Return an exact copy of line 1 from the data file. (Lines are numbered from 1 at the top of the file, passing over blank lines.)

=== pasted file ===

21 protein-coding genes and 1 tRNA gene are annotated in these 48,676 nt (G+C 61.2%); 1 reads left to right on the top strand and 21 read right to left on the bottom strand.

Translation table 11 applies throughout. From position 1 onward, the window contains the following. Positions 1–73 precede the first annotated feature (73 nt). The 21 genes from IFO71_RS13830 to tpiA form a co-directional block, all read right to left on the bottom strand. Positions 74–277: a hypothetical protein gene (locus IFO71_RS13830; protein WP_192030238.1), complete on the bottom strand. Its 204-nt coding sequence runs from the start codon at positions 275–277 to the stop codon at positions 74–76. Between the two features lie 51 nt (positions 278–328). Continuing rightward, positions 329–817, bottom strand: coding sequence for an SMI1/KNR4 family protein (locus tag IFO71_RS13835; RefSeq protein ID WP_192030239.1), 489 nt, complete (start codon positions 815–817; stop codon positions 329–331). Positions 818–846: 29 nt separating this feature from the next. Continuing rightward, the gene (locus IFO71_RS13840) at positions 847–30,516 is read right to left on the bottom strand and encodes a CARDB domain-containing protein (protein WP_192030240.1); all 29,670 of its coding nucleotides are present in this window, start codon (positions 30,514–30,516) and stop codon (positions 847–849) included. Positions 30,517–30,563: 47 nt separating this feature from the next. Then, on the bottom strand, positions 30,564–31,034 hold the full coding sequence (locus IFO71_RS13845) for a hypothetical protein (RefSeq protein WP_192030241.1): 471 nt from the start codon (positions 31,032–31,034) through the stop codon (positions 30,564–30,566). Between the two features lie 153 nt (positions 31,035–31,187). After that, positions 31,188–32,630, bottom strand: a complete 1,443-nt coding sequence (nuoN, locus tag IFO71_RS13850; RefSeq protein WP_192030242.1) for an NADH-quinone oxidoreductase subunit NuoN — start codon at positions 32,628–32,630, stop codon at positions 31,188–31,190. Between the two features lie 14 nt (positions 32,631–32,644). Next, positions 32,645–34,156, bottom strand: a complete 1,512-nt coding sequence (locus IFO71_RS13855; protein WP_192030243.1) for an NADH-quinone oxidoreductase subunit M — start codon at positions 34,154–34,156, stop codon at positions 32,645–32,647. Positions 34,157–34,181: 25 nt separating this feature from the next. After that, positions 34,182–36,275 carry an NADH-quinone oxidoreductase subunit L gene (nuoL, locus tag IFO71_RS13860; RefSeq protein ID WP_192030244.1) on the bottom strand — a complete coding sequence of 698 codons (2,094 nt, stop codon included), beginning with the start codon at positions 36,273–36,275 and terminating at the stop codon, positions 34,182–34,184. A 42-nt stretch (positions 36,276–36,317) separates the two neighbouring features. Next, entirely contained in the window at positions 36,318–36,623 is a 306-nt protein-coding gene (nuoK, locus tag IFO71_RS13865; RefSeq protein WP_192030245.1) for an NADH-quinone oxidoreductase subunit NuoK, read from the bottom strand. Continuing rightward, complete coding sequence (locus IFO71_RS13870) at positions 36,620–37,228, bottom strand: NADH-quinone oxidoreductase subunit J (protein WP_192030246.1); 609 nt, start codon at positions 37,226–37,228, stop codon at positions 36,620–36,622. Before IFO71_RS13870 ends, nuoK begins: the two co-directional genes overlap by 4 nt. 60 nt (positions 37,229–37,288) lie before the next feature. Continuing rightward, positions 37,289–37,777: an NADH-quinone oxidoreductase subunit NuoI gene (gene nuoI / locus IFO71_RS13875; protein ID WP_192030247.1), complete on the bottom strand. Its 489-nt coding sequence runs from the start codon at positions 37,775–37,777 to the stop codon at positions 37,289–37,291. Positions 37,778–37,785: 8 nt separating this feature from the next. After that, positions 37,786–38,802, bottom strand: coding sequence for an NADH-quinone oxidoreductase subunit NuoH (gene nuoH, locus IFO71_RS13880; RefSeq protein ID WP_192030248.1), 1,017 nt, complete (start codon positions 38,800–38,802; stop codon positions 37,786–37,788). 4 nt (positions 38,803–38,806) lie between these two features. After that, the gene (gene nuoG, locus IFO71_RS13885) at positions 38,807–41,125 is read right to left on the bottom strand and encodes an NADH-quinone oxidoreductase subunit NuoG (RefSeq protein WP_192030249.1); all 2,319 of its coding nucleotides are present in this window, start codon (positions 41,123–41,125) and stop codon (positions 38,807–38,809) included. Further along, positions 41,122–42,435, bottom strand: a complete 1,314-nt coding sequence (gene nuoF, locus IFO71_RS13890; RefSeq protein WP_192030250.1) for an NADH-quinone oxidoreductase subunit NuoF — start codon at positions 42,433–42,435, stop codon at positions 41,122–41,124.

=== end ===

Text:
21 protein-coding genes and 1 tRNA gene are annotated in these 48,676 nt (G+C 61.2%); 1 reads left to right on the top strand and 21 read right to left on the bottom strand.